Chris Brandt
  ("In the Locker Room the Male Gods Examine," "For Henry Kissinger")





  their penises with care. They are transfixed

  also by their mirrored pecs, lats, abs,

  but mostly they look down at their dicks.


  Is this the essence of divine behavior?

  Their bodies for the mirror, they watch them sculpt

  themselves, but their penises are personal—

  they probe out into the unknown—a single gulp


  and down some waiting gullet,

  seed claimed and gods discarded.

  This secret suspicion urges

  them to inspect, unguarded,


  hairs, follicles, veins, moles, mottledskin,

  wrinkled sacs—this is why, perhaps,

  the world's a mess? Instead of taking care

  of business, the gods are staring at their laps.



 (Originally posted June 18, 2008)






  Is it too late to curse you, Henry?

  Is it time to have the years obscure your crimes?


  Time to close that chapter,

  let bygones be gone, give it a rest, let it be?



  It is not too late, Henry.


  And thus begins our curse:

  Be it never too late,


  be the voices you hear in your dotage

  your victims' shouting Assassin! Thief!


  Because you sat well-tailored in handsome offices

  and sent others out to prove your power,


  because you wrote, "With proper tactics

  nuclear war need not be as destructive as it appears",


  because you found white phosphorous a useful tool

  and napalm a tolerable arm of diplomacy,


  and agent orange necessary

  to policy, and tiger cages,


  because you didn't understand why we should allow a country to go

  communist on account of its own people's ignorance,


  because you enjoyed the company of Pinochet

  Marcos, Duvalier, Stroessner Somoza, the Shah,


  because you regretted Laos and Cambodia-

  "We should have found some other way of doing it",


  because you killed Allende and shattered Neruda's heart

  as surely as if you had held the gun yourself,


  because you accepted the Nobel Peace Prize,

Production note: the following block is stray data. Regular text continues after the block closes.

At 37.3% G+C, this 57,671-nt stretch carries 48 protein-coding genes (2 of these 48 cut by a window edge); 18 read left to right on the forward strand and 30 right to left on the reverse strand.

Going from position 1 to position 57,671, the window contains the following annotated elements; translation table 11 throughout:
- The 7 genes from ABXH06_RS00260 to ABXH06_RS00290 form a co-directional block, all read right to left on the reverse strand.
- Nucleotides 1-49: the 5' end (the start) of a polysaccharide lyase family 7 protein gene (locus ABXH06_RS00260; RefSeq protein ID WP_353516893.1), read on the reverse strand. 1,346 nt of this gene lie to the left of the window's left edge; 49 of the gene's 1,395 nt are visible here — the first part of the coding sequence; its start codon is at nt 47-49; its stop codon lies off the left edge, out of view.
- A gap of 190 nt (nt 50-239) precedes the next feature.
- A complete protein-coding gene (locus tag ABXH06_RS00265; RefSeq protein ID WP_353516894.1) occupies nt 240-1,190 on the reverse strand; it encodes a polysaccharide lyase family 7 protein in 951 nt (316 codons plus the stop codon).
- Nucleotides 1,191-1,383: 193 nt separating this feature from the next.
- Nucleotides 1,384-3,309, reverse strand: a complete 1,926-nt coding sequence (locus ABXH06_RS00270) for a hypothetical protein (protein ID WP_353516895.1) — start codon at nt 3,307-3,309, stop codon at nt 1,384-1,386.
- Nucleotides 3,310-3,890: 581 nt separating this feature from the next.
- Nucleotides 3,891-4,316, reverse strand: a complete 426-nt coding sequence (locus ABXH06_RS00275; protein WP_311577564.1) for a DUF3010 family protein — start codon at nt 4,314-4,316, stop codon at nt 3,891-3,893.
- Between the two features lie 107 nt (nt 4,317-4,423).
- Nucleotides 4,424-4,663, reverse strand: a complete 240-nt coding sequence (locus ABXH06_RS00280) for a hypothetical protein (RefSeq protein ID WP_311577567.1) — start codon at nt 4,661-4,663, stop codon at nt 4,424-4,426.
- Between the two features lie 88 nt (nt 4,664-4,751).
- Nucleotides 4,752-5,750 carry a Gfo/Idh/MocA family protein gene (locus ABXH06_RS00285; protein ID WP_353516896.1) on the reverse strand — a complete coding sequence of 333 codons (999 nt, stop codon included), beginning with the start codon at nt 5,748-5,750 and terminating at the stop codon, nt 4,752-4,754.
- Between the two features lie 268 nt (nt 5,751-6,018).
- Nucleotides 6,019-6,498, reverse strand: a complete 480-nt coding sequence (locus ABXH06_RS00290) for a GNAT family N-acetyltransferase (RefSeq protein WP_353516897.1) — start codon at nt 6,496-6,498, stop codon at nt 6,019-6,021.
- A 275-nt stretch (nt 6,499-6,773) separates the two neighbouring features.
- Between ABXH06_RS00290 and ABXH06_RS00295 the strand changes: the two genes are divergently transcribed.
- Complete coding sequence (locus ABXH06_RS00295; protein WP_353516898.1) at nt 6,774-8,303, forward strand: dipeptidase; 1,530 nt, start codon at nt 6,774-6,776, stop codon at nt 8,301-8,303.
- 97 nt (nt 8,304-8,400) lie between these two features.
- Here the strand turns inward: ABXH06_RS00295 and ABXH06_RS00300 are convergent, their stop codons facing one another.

because in the mirror you see a god—Hermes, Loki,


  because you have a mind for deciding life and death,

  and it's pure injustice of history that you're not still doing it—


  may the insects refuse to touch you, may the worms spit you back,

  may you never know decay's comfort and rest.


  Let the voices follow you always.

  Let the burning children run toward you forever


  clasping you in their flaming arms.

  Let your eternal waiting room be


  the stadium in Santiago, filled with silent prisoners filing

  past. Each one stops to look at you,


  and you, with all the time in the world

  cannot look away.


  None mentions bruises, burns,

  missing fingernails, teeth, faces,


  each only recites a name—

  Elena, Nguyen, Christofis, Bobby Jene, Laureano,


  and one of them hands you a snapshot of his daughters,

  another his unused high school registration card,


  a third the unfinished history of her family,

  a fourth holds out a stuffed penguin, won


  at a carnival moments before his arrest,

  the next carries nothing, having no hands,


  gives you only her look, and whispers

  a poem, a hymn to the wind.


  The line of the disappeared goes on and on

  and you will stand rooted,


  seeing them at last. And always,

  always will you hear the songs of love


  Victor Jara continues to sing,

  even without


  his tongue.



  (Originally posted July 7, 2009)



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